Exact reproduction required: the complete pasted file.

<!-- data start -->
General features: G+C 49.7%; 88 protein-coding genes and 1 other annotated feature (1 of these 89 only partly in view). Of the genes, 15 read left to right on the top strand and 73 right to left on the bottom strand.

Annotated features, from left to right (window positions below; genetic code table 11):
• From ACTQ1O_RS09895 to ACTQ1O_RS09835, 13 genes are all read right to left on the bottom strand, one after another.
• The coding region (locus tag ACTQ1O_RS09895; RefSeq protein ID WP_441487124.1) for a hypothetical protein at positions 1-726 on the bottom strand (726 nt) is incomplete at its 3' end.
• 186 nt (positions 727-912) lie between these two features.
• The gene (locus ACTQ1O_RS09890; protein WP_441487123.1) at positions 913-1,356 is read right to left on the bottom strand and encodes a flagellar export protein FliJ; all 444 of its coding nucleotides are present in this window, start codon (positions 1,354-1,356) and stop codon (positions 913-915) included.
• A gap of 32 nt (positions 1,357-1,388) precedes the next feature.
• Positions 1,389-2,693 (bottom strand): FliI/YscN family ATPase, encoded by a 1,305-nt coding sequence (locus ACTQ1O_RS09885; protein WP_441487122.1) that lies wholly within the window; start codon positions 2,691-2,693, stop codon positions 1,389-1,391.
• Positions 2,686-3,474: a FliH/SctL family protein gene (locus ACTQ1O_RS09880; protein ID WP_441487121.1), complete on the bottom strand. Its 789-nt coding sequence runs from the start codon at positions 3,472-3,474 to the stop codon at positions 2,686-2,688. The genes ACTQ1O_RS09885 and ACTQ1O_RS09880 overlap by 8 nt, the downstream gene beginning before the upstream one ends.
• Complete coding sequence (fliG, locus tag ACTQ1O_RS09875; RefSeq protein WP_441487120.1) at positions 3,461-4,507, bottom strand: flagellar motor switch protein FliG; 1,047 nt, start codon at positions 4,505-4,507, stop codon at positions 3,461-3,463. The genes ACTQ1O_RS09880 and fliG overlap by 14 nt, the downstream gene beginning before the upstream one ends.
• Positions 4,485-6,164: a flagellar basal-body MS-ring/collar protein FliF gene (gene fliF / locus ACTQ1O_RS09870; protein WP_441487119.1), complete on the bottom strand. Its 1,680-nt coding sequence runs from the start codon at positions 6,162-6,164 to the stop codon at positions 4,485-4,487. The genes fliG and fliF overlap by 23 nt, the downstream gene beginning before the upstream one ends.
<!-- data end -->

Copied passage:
General features: G+C 49.7%; 88 protein-coding genes and 1 other annotated feature (1 of these 89 only partly in view). Of the genes, 15 read left to right on the top strand and 73 right to left on the bottom strand.

Annotated features, from left to right (window positions below; genetic code table 11):
• From ACTQ1O_RS09895 to ACTQ1O_RS09835, 13 genes are all read right to left on the bottom strand, one after another.
• The coding region (locus tag ACTQ1O_RS09895; RefSeq protein ID WP_441487124.1) for a hypothetical protein at positions 1-726 on the bottom strand (726 nt) is incomplete at its 3' end.
• 186 nt (positions 727-912) lie between these two features.
• The gene (locus ACTQ1O_RS09890; protein WP_441487123.1) at positions 913-1,356 is read right to left on the bottom strand and encodes a flagellar export protein FliJ; all 444 of its coding nucleotides are present in this window, start codon (positions 1,354-1,356) and stop codon (positions 913-915) included.
• A gap of 32 nt (positions 1,357-1,388) precedes the next feature.
• Positions 1,389-2,693 (bottom strand): FliI/YscN family ATPase, encoded by a 1,305-nt coding sequence (locus ACTQ1O_RS09885; protein WP_441487122.1) that lies wholly within the window; start codon positions 2,691-2,693, stop codon positions 1,389-1,391.
• Positions 2,686-3,474: a FliH/SctL family protein gene (locus ACTQ1O_RS09880; protein ID WP_441487121.1), complete on the bottom strand. Its 789-nt coding sequence runs from the start codon at positions 3,472-3,474 to the stop codon at positions 2,686-2,688. The genes ACTQ1O_RS09885 and ACTQ1O_RS09880 overlap by 8 nt, the downstream gene beginning before the upstream one ends.
• Complete coding sequence (fliG, locus tag ACTQ1O_RS09875; RefSeq protein WP_441487120.1) at positions 3,461-4,507, bottom strand: flagellar motor switch protein FliG; 1,047 nt, start codon at positions 4,505-4,507, stop codon at positions 3,461-3,463. The genes ACTQ1O_RS09880 and fliG overlap by 14 nt, the downstream gene beginning before the upstream one ends.
• Positions 4,485-6,164: a flagellar basal-body MS-ring/collar protein FliF gene (gene fliF / locus ACTQ1O_RS09870; protein WP_441487119.1), complete on the bottom strand. Its 1,680-nt coding sequence runs from the start codon at positions 6,162-6,164 to the stop codon at positions 4,485-4,487. The genes fliG and fliF overlap by 23 nt, the downstream gene beginning before the upstream one ends.